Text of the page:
Inside Pope Francis's South American Trip

Katie Couric
Global Anchor

By Sarah B. Boxer

Pope Francis arrived in La Paz, Bolivia, this afternoon, continuing a Latin American tour filled with supporters, sermons, selfies — and a touch of controversy.

While the pope will be in Bolivia until Friday, he was only scheduled to be in La Paz, its capital, for a few hours. The decision was made, in part, because of the city’s high altitude. Pope Francis only has one lung, a result of a lung infection suffered as a teenager.

Univision correspondent Maria Antonieta Collins, who has been traveling with the pope, told Yahoo News Global Anchor Katie Couric that controversy had been brewing over whether or not Pope Francis would chew on coca leaves, a popular local remedy for curing altitude sickness – and also the primary substance used to make cocaine, which is legal in Bolivia. Many questioned if Pope Francis would partake, but he did reportedly drink a tea containing coca leaves, chamomile flowers and anise leaves on the plane to La Paz. 

“It’s a political thing,” Collins told Couric before the pontiff elected to drink the beverage. “If the pope says, OK, I’ll chew coca leaves, [people] are going to say, ‘Hey, it’s a good ingredient,’ while these coca leaves are the main ingredient of cocaine.”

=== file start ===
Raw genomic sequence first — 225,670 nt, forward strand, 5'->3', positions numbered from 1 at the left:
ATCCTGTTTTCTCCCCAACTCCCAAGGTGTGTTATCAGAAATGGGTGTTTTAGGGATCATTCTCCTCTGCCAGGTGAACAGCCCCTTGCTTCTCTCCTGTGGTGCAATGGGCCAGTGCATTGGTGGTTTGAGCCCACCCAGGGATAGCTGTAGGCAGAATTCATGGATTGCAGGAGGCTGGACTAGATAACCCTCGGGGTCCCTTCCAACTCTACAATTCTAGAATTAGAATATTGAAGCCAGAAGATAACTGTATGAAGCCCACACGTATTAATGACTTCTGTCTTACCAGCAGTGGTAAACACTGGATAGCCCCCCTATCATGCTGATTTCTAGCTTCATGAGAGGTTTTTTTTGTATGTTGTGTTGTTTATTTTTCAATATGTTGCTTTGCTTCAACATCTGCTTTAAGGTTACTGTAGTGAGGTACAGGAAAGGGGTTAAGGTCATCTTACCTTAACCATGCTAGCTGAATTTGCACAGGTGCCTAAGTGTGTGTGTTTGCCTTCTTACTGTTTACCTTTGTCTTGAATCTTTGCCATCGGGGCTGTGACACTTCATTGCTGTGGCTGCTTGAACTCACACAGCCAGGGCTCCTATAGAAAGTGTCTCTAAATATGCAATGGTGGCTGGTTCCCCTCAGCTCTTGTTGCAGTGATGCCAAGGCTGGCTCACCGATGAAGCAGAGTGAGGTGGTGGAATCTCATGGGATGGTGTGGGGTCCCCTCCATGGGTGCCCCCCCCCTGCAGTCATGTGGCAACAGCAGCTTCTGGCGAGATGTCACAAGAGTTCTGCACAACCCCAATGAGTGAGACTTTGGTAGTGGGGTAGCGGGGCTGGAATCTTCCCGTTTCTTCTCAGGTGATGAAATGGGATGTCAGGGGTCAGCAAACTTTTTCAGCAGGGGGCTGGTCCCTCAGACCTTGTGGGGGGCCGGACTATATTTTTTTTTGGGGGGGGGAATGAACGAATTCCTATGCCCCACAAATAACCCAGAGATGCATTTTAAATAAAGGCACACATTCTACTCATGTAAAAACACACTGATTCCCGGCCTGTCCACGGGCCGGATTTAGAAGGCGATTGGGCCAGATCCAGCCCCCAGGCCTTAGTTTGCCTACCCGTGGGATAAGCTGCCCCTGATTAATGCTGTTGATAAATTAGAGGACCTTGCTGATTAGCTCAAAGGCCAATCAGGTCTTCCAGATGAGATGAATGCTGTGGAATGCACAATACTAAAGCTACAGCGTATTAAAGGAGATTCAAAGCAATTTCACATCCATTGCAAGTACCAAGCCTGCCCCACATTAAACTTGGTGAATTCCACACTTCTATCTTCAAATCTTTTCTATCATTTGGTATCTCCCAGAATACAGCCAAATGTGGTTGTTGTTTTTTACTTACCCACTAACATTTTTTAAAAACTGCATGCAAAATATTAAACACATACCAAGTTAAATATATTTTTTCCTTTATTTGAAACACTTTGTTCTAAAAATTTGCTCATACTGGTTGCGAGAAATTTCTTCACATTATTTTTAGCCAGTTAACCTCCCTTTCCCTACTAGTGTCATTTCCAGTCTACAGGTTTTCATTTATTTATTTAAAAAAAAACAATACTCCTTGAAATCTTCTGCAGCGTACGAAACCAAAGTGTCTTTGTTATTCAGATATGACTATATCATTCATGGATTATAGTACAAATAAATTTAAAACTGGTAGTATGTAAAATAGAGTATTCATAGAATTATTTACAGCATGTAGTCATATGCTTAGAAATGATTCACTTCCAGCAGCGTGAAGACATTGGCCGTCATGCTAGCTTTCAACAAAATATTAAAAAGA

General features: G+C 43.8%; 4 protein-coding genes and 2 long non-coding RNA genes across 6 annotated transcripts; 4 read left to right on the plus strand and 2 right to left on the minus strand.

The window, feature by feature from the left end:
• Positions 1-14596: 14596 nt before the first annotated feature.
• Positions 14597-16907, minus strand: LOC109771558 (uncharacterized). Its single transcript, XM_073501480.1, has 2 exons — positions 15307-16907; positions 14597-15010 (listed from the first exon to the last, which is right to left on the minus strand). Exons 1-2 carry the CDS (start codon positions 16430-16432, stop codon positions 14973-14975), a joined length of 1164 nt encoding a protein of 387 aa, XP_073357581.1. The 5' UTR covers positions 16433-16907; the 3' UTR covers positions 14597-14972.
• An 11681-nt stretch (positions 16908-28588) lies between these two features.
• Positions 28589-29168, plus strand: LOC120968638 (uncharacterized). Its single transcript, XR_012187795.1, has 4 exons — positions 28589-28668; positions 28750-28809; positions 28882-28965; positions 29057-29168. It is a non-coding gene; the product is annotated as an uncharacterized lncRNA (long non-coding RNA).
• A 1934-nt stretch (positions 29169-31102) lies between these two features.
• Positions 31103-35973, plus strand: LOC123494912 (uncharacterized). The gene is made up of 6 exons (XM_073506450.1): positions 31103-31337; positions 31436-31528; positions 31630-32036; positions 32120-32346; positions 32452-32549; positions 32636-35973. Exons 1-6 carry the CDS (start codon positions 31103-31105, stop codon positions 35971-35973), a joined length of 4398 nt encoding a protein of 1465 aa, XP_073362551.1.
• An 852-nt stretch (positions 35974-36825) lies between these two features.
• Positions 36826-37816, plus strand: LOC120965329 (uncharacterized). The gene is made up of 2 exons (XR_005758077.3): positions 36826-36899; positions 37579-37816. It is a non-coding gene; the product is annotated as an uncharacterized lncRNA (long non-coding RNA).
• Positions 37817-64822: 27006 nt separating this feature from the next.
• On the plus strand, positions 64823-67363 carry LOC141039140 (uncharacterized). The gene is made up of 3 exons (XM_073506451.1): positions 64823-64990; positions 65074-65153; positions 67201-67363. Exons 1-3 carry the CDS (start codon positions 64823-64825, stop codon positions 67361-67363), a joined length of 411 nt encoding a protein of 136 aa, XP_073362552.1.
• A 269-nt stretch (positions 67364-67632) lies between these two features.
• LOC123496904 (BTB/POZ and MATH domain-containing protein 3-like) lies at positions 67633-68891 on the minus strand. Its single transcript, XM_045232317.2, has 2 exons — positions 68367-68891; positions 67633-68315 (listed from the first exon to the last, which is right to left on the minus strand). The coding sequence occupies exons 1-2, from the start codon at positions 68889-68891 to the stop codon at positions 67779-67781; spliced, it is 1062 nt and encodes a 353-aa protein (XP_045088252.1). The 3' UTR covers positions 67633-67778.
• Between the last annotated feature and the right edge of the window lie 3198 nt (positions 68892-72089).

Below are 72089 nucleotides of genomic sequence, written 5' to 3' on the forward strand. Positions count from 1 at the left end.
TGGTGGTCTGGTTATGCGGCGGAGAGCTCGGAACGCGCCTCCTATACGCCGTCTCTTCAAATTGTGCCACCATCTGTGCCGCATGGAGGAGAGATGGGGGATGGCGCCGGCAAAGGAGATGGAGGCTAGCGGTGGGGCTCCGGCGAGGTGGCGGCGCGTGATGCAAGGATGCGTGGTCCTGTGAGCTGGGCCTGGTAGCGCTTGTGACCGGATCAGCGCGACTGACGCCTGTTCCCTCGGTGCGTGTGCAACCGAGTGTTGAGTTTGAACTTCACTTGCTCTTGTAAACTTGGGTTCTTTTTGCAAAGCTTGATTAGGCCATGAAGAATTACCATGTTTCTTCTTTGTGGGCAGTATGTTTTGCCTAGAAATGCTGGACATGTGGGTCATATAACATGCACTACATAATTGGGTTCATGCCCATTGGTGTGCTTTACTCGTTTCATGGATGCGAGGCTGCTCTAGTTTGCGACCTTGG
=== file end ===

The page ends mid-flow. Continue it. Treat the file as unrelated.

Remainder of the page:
Bolivia is the second stop on the pope’s three-country swing through Latin America.  He arrived in Ecuador on Sunday and heads to Paraguay next. According to the Pew Research Center, Latin America is home to over 425 million Catholics — almost 40 percent of the world’s total Catholic population.

Pope Francis is not traveling to his home country of Argentina. Collins says this is, in part, because the country is in the heat of presidential elections and the pope does not want to seem partisan.

She says the decision was also made because the pope is so beloved there that he would need a big block of time to return home. “He knows that Argentina needs at least, at least, a full week with him running all over the country to see his beloved people,” she says. Collins tells Couric that he is likely to visit Argentina next year.

See the complete interview here: